This article is a joint publication of TheNation.com and Foreign Policy In Focus.
“Alive they were taken, and alive we want them back!”
That’s become the rallying cry for the forty-three student teachers abducted by municipal police and handed over to the Guerreros Unidos drug gang last September in Iguala, Mexico. None have been seen since.
It remained the rallying cry even after federal officials announced that the missing students had most likely been executed and burned to ashes.
Since then, Argentine forensic experts have concluded that burned remains found in Iguala do not belong to the missing young men—and so the forty-three remain undead. The findings speak to a growing skepticism about the Mexican government’s competence—not only to deliver justice, but also to carry on an investigation with any kind of legitimacy or credibility.
It has become ever clearer that the state is in fact deeply implicated in the violence it claims to oppose. The student teachers were originally attacked by municipal police—allegedly at the orders of Iguala’s mayor and his wife, who were at a function with a local general when the attack took place. Although the exact details of who ordered the attack are not yet clear, the handing over of the student teachers to a violent drug gang betrays a thorough merger of the police force, local officials and organized crime.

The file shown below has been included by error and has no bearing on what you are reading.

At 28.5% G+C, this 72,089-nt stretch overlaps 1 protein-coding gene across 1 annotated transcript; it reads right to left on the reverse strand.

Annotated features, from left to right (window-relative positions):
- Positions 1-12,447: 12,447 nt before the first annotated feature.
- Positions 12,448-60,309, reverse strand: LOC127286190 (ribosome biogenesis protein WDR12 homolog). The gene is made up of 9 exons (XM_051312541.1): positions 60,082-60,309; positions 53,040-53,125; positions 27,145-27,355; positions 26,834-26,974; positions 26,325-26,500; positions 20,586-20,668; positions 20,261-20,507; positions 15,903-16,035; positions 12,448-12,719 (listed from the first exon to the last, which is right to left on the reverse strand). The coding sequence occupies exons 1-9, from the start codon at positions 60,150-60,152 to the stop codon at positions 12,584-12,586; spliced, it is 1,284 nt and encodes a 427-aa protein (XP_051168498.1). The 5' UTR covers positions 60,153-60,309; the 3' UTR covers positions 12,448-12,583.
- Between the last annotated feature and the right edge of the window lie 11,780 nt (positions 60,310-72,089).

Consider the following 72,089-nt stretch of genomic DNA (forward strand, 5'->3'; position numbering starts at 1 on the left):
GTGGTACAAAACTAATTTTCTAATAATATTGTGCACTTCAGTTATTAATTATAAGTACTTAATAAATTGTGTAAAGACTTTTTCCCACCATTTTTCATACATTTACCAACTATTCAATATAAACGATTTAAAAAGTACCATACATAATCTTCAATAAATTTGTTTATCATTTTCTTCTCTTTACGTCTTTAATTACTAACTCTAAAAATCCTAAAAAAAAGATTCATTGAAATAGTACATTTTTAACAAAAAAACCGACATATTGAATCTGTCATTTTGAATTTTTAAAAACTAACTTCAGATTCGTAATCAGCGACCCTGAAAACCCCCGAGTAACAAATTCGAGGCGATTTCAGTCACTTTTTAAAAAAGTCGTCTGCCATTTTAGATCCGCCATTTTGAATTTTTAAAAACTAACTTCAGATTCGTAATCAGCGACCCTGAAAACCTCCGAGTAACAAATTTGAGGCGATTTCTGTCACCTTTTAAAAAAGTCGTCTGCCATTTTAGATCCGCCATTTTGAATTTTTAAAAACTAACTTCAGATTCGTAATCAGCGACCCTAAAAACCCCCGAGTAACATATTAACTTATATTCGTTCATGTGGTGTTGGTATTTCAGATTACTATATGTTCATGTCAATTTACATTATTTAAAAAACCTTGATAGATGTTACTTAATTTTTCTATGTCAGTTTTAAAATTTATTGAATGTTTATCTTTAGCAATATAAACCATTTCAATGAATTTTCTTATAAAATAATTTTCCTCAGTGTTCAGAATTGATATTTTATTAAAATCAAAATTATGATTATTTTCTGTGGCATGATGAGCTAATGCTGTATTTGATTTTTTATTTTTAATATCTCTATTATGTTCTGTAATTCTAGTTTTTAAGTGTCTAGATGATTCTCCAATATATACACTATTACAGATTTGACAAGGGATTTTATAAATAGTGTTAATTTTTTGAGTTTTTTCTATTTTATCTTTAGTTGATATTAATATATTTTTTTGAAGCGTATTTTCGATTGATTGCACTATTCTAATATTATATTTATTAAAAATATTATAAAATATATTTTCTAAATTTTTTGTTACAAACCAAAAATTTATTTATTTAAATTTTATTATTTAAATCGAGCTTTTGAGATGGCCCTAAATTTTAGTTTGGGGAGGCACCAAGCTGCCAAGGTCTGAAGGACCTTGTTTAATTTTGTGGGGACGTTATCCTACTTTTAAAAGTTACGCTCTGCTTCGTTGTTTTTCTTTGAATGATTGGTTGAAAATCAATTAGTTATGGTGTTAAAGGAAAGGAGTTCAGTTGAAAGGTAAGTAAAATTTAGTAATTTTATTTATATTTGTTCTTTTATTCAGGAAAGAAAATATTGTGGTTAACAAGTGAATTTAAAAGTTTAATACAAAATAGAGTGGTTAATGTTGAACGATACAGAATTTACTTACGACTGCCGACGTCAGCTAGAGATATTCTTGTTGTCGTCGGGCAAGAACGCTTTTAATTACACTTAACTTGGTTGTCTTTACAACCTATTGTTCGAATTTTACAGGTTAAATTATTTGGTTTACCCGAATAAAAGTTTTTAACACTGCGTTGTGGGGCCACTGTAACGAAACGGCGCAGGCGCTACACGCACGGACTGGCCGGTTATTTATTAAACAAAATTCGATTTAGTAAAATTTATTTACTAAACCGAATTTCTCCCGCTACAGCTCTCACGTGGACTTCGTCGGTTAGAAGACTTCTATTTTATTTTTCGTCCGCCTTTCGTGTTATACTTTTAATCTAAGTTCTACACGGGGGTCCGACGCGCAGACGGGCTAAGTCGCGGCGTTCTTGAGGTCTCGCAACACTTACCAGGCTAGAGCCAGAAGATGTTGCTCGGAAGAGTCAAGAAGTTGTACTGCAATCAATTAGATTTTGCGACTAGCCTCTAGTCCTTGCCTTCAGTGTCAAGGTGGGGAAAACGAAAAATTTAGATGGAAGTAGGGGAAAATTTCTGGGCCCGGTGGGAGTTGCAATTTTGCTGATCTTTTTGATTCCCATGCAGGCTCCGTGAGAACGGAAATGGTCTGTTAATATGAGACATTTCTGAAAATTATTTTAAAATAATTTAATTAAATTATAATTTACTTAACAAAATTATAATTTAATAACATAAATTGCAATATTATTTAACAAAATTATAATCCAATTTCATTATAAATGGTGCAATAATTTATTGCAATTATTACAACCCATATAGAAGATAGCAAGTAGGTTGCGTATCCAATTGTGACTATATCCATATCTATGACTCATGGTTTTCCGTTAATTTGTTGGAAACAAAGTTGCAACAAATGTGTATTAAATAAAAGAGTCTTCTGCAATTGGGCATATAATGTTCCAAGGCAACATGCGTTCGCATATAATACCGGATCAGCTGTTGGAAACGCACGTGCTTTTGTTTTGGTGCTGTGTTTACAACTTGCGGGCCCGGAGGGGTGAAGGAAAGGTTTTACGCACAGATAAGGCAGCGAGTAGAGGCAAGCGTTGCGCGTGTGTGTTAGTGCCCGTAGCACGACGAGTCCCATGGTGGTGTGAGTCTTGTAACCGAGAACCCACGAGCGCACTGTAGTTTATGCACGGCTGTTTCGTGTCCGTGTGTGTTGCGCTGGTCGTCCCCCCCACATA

This growing realization has ignited rage all over Mexico, with social media campaigns flaring up alongside massive street protests. Peaceful marches happen almost daily in Mexico City, while elsewhere there are starker signs of unrest. Some demonstrators even set fire to government buildings in the Guerrero state capital.
Meanwhile, the government has carried on an increasingly clumsy investigation, first purporting to have found the students in nearby mass graves—as The Nation reports, plenty of mass graves have turned up, but none have yet been proven to contain the missing teachers—and then claiming to have extracted confessions from the alleged killers.